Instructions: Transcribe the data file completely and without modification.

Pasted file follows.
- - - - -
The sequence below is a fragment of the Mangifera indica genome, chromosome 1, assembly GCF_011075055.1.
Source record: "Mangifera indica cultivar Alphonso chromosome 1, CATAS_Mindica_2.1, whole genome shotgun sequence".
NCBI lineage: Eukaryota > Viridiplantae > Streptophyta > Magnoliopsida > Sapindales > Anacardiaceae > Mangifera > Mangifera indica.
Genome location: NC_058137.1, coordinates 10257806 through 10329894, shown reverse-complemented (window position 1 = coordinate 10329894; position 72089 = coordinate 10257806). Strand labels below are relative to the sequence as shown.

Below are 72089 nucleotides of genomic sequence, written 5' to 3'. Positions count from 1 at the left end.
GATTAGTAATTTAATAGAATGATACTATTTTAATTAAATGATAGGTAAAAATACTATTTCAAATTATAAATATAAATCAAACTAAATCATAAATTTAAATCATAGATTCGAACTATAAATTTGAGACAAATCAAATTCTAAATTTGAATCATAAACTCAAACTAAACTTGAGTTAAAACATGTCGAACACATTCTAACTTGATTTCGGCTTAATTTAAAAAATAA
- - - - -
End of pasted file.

The sequence below is a fragment of the Mangifera indica genome, chromosome 1, assembly GCF_011075055.1.
Source record: "Mangifera indica cultivar Alphonso chromosome 1, CATAS_Mindica_2.1, whole genome shotgun sequence".
NCBI lineage: Eukaryota > Viridiplantae > Streptophyta > Magnoliopsida > Sapindales > Anacardiaceae > Mangifera > Mangifera indica.
Genome location: NC_058137.1, coordinates 10257806 through 10329894, shown reverse-complemented (window position 1 = coordinate 10329894; position 72089 = coordinate 10257806). Strand labels below are relative to the sequence as shown.

Below are 72089 nucleotides of genomic sequence, written 5' to 3'. Positions count from 1 at the left end.
GATTAGTAATTTAATAGAATGATACTATTTTAATTAAATGATAGGTAAAAATACTATTTCAAATTATAAATATAAATCAAACTAAATCATAAATTTAAATCATAGATTCGAACTATAAATTTGAGACAAATCAAATTCTAAATTTGAATCATAAACTCAAACTAAACTTGAGTTAAAACATGTCGAACACATTCTAACTTGATTTCGGCTTAATTTAAAAAATAA